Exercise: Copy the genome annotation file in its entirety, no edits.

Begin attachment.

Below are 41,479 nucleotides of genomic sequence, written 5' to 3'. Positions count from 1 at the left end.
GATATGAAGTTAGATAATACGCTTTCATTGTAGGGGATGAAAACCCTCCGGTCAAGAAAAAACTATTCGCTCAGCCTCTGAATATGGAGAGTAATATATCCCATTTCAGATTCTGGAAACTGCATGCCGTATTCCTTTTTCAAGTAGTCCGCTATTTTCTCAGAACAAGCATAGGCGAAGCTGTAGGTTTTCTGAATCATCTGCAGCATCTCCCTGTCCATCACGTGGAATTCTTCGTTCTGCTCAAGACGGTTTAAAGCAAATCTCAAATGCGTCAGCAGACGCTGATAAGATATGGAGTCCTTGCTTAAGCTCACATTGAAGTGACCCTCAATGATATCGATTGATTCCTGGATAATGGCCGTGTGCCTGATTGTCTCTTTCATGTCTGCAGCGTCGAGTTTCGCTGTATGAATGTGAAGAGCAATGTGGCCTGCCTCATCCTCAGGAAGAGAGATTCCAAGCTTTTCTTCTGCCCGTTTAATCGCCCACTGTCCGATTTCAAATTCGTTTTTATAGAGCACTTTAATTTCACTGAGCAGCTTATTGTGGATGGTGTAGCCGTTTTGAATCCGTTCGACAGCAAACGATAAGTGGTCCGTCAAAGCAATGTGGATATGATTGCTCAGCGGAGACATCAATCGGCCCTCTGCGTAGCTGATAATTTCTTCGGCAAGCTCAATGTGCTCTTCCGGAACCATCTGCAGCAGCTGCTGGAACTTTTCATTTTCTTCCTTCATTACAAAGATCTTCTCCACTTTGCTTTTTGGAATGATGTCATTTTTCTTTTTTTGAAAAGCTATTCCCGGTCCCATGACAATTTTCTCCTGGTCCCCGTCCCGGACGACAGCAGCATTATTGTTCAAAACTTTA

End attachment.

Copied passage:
Below are 41,479 nucleotides of genomic sequence, written 5' to 3'. Positions count from 1 at the left end.
GATATGAAGTTAGATAATACGCTTTCATTGTAGGGGATGAAAACCCTCCGGTCAAGAAAAAACTATTCGCTCAGCCTCTGAATATGGAGAGTAATATATCCCATTTCAGATTCTGGAAACTGCATGCCGTATTCCTTTTTCAAGTAGTCCGCTATTTTCTCAGAACAAGCATAGGCGAAGCTGTAGGTTTTCTGAATCATCTGCAGCATCTCCCTGTCCATCACGTGGAATTCTTCGTTCTGCTCAAGACGGTTTAAAGCAAATCTCAAATGCGTCAGCAGACGCTGATAAGATATGGAGTCCTTGCTTAAGCTCACATTGAAGTGACCCTCAATGATATCGATTGATTCCTGGATAATGGCCGTGTGCCTGATTGTCTCTTTCATGTCTGCAGCGTCGAGTTTCGCTGTATGAATGTGAAGAGCAATGTGGCCTGCCTCATCCTCAGGAAGAGAGATTCCAAGCTTTTCTTCTGCCCGTTTAATCGCCCACTGTCCGATTTCAAATTCGTTTTTATAGAGCACTTTAATTTCACTGAGCAGCTTATTGTGGATGGTGTAGCCGTTTTGAATCCGTTCGACAGCAAACGATAAGTGGTCCGTCAAAGCAATGTGGATATGATTGCTCAGCGGAGACATCAATCGGCCCTCTGCGTAGCTGATAATTTCTTCGGCAAGCTCAATGTGCTCTTCCGGAACCATCTGCAGCAGCTGCTGGAACTTTTCATTTTCTTCCTTCATTACAAAGATCTTCTCCACTTTGCTTTTTGGAATGATGTCATTTTTCTTTTTTTGAAAAGCTATTCCCGGTCCCATGACAATTTTCTCCTGGTCCCCGTCCCGGACGACAGCAGCATTATTGTTCAAAACTTTA